Why Bus Driver Background Checks Are Important

By Michael Klazema on 7/7/2020

School bus driver background checks provide vital protection for student safety. They are also a key safeguard against costly legal liability for school districts regarding the contractors they hire to provide student transportation services. Vetting prospective school bus drivers for criminal historysex offender statusdriving record infractionsrequired licensing, and drug or alcohol use can save lives, protect students from sexual abuse and other dangers, prevent lawsuits or public relations disasters for school districts, and much more.

Despite the clear importance of school bus driver background checks, headlines continue to draw attention to school districts and bus companies that fail to vet their drivers thoroughly. A recent example comes out of New Jersey, where the Attorney General’s Office has charged the owner of a school bus company with hiring both ex-criminal offenders and unlicensed drivers at his business.

The story begins not with a school bus incident, but with a political probe. New Jersey’s Attorney General was investigating political impropriety in the city of Paterson, where two city councilmen were accused of voter fraud related to mail-in ballots for a recent election. The investigation uncovered ties between another Paterson councilman, Shahin Khalique, and his brother, Shelim, who owns a school bus company called A-1 Elegant Tours, LLC. A-1 operates in New Jersey as Eastern Star Transportation.

In perusing A-1 personnel files, the Attorney General’s Office found that the company had repeatedly hired drivers with no valid commercial driver’s licenses and no endorsements to transportation children. Some of the drivers employed or previously hired by A-1 had criminal records; one was a registered sex offender.

New Jersey state law requires all school bus drivers to undergo background checks, fingerprinting, and drug testing at the beginning of each new academic year. Individuals with criminal histories are not permitted to drive school buses in New Jersey. The state also requires every school bus driver to hold both a valid commercial driver’s license and an “S” endorsement from the New Jersey Motor Vehicle Commission. The extra endorsement certifies that the driver has been road-tested behind the wheel of a school bus and has a proven ability to drive a bus safely and competently.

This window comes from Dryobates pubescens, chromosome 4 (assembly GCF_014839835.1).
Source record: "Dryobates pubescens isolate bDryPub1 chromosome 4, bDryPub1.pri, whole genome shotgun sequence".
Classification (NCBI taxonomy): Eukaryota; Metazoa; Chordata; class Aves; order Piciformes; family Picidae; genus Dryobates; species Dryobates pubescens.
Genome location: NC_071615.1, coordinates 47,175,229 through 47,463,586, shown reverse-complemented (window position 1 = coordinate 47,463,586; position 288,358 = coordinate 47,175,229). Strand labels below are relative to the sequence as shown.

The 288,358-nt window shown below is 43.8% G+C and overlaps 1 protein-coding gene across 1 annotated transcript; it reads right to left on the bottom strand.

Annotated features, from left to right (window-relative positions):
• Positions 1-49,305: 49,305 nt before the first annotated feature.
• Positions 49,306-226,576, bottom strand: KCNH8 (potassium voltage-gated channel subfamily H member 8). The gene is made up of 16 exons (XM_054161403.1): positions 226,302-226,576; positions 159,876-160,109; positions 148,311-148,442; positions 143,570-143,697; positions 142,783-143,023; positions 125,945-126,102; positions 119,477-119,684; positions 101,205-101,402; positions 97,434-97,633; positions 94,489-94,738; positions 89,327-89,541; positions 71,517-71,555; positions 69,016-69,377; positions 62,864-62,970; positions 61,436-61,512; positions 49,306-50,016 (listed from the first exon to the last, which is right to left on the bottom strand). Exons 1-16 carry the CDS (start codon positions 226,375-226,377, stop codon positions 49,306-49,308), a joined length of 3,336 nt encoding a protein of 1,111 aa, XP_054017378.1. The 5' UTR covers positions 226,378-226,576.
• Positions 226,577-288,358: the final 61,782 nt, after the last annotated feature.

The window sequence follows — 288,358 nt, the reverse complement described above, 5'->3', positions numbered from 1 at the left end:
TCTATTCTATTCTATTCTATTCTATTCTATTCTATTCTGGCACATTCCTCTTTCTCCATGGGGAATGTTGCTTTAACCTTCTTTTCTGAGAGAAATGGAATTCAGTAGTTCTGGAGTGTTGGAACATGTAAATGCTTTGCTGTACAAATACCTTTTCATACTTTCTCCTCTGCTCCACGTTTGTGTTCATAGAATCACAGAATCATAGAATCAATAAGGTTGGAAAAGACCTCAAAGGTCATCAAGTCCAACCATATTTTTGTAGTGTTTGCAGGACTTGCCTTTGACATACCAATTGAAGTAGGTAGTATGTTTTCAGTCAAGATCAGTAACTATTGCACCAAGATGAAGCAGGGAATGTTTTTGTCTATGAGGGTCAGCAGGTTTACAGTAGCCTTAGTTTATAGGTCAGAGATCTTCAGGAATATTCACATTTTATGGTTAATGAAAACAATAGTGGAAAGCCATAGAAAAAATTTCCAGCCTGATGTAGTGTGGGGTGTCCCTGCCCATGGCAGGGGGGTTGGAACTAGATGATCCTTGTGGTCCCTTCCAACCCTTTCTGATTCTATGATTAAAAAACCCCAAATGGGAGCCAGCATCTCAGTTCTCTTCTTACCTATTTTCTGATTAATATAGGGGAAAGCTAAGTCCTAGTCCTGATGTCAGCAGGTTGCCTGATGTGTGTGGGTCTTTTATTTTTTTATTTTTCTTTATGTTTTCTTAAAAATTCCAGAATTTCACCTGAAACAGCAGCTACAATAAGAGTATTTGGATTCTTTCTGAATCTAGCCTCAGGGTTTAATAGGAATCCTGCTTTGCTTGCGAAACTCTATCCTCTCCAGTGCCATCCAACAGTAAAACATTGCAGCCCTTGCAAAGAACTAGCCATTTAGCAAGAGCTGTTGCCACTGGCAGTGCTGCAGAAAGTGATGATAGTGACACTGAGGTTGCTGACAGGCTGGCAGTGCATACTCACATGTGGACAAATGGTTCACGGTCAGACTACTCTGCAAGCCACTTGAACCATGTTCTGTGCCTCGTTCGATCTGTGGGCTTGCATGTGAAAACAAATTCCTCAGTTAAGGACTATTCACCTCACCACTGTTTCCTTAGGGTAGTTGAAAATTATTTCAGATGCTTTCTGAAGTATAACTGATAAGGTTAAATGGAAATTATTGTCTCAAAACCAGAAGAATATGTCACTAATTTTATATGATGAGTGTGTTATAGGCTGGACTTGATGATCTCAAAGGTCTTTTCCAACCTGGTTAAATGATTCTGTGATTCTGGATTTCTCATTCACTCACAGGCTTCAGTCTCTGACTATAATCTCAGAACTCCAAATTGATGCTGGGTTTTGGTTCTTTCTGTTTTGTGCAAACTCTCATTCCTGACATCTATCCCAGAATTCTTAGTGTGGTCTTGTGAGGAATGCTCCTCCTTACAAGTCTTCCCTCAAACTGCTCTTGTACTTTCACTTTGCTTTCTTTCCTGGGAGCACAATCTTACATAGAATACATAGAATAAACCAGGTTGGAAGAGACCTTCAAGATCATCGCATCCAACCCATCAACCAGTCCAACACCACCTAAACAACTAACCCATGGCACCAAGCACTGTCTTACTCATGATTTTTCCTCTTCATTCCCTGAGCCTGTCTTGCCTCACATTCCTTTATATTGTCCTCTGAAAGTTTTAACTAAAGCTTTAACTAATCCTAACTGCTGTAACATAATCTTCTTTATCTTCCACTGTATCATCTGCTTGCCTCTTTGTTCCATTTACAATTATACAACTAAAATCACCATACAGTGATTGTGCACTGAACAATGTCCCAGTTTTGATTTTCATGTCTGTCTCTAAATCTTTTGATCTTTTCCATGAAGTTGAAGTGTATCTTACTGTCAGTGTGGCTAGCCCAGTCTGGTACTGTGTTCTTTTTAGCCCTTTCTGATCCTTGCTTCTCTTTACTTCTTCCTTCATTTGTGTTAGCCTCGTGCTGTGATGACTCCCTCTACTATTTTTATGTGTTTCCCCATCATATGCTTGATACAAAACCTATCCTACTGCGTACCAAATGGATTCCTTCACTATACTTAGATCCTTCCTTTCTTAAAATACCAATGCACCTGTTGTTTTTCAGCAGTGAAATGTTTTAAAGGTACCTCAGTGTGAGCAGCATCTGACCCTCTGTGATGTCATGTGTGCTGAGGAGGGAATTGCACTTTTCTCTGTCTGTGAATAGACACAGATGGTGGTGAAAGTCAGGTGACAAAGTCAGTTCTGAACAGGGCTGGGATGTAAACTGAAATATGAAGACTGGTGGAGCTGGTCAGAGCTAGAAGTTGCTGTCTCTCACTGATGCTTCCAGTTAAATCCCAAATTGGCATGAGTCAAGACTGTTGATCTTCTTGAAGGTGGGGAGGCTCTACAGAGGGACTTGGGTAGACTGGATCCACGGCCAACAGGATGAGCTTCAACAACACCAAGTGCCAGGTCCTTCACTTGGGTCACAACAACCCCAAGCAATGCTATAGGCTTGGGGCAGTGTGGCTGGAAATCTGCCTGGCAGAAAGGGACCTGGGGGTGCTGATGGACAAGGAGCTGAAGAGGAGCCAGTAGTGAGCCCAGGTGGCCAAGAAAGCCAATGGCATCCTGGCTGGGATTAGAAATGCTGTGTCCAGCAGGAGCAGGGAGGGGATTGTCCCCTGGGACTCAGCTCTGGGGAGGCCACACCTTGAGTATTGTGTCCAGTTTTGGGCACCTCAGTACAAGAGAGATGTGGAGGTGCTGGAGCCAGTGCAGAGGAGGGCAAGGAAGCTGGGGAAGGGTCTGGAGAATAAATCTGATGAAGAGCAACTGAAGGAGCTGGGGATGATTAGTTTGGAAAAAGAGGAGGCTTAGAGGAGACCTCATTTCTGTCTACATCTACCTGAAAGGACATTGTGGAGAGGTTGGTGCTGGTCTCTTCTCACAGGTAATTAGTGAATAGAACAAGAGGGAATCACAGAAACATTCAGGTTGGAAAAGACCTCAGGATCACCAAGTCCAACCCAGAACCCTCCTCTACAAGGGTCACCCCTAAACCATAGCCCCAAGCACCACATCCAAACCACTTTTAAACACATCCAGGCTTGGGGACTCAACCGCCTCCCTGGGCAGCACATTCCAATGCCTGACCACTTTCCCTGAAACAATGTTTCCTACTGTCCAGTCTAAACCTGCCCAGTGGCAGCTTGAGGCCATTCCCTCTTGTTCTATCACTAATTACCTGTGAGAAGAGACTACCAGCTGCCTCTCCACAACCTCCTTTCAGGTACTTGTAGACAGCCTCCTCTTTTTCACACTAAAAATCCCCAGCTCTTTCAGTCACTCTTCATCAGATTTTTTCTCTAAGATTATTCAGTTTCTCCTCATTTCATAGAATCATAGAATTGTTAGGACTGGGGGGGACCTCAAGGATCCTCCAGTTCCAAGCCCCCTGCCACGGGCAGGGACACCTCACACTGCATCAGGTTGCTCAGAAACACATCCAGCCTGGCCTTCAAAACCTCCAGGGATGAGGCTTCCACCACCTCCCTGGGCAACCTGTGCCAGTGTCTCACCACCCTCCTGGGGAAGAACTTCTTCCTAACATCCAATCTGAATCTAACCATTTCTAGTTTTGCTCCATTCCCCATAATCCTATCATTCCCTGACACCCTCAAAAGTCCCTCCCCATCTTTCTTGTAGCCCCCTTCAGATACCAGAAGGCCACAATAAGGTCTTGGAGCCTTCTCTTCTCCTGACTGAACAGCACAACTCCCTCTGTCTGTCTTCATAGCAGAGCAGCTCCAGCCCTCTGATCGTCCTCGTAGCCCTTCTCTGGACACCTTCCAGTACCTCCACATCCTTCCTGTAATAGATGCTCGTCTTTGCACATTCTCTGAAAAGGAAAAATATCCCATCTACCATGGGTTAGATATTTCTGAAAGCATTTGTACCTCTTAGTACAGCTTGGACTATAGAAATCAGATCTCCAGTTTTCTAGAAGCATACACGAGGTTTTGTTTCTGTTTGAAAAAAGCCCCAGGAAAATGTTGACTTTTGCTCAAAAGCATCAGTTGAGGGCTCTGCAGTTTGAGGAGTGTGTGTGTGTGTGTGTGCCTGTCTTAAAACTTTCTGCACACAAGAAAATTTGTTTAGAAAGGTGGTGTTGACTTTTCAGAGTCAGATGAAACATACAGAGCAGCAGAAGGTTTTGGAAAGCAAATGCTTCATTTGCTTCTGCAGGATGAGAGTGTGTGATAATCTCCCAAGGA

The Attorney General’s Office says that A-1 not only failed to conduct school bus driver background checks, but did so willfully and then covered it up from the state and the school districts for which it provided transportation services.

The Attorney General’s report states that A-1 “lied about its employees and equipment to secure contracts,” allowing “unqualified drivers, convicted felons, and those under the influence drive and supervise young children each day in what were frequently unsafe vehicles.” Two A-1 drivers are facing charges for operating school buses under the influence of drugs. One of them, driving while high, crashed a bus carrying students with special needs.

A-1 allegedly lied about which drivers would be covering specific routes to keep its wrongdoing under the radar and told bus drivers to take their buses home at night to avoid Motor Vehicle Commission inspections. The commission issued 22 citations of A-1 and its bus drivers in 2018 for issues ranging from suspended licenses to invalid S endorsements and ultimately impounded A-1’s buses after surprise inspections identified severe safety violations.

A-1 failed to operate honestly, did not vet its drivers thoroughly, and avoided the use of bus driver background checks to hire safer, more qualified drivers. Khalique, A-1’s owner, and Henry Rhodes, the company’s manager, are now facing a range of charges including conspiracy, theft, tampering with public records, and misconduct by a corporate official.

At, we are here to help school districts and school bus companies screen their drivers in accordance with all state and local laws. Contact us today to learn more.



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